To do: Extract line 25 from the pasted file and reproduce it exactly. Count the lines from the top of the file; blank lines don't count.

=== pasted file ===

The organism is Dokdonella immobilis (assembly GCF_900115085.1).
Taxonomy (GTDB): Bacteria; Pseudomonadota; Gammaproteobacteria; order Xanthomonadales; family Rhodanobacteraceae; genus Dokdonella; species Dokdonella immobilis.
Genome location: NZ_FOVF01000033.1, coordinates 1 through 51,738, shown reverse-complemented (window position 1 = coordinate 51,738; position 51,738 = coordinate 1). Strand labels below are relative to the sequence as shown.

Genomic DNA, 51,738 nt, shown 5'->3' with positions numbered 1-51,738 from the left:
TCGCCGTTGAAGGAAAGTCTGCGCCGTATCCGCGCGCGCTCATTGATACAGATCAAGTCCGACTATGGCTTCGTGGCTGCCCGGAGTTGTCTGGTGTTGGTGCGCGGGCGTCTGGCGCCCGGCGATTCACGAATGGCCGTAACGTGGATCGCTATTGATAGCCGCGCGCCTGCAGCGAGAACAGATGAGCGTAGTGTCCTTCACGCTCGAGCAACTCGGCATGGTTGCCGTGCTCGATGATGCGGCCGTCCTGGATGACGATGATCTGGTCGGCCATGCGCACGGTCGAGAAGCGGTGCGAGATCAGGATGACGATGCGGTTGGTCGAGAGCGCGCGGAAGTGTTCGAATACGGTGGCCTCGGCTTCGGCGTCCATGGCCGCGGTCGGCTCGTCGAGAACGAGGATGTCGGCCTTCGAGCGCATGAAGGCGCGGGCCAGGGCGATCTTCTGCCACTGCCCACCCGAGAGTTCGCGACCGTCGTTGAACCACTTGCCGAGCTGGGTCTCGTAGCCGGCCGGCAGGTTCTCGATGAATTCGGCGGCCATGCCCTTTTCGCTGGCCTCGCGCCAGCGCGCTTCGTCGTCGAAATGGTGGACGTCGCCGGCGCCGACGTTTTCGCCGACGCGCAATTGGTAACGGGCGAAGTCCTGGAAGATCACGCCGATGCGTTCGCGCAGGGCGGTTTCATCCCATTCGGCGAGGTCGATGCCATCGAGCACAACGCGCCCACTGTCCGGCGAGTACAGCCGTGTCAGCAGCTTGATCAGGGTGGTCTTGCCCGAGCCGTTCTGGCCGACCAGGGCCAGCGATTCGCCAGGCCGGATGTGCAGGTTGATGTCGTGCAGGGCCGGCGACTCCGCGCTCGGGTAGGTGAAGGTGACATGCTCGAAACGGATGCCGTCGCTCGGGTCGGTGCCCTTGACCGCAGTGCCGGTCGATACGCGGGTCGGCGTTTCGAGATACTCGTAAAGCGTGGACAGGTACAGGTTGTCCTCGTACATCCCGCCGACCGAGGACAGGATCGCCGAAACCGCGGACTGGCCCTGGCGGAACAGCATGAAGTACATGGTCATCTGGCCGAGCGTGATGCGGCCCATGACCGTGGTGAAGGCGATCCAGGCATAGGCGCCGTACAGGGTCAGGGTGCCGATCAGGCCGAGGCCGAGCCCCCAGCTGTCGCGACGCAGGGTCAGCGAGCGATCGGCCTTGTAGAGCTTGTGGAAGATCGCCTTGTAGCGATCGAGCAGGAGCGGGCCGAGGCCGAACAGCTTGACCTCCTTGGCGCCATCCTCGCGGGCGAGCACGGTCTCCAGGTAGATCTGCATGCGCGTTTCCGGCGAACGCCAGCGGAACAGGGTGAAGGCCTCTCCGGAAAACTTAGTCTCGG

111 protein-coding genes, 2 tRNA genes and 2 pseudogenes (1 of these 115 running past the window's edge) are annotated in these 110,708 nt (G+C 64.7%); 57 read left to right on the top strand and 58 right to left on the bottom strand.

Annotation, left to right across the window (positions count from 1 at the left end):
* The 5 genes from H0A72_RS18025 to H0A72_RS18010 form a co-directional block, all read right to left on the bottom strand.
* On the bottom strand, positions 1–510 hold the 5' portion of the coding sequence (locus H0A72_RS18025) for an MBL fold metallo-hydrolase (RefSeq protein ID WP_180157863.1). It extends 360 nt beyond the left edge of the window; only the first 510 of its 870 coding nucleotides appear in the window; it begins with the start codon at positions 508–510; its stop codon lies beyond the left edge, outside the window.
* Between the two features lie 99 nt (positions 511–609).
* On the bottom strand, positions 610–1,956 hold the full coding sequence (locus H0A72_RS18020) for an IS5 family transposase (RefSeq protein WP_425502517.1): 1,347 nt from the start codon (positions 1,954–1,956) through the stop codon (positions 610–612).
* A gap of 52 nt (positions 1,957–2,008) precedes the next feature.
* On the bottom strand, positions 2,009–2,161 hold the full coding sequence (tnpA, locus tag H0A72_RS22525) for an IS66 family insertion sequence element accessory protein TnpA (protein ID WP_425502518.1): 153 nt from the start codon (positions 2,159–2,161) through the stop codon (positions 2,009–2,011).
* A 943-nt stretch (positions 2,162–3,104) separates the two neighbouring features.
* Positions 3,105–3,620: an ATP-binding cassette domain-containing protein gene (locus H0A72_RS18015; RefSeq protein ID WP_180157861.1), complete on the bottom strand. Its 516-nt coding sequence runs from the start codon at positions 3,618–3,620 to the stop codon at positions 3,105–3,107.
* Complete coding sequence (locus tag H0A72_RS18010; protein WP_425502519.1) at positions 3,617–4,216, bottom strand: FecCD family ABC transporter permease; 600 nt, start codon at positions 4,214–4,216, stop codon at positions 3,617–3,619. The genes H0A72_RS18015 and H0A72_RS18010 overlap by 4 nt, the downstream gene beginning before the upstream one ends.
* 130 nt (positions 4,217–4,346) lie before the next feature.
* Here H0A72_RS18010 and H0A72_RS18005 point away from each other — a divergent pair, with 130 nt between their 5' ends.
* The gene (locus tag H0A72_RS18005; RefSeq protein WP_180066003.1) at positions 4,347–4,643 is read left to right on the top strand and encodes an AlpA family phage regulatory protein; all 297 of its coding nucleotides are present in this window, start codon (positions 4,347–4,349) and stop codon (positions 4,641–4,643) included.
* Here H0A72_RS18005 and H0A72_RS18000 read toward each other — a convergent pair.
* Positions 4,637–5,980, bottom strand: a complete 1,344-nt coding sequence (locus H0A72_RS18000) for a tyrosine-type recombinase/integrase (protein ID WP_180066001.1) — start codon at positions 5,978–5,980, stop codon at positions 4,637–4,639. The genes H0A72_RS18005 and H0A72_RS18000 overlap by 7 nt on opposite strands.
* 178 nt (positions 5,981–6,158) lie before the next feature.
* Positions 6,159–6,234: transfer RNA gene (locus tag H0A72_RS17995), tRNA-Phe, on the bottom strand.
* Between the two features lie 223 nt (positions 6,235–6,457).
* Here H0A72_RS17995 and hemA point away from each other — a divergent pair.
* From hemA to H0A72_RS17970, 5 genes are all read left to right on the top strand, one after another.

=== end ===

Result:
* Here H0A72_RS17995 and hemA point away from each other — a divergent pair.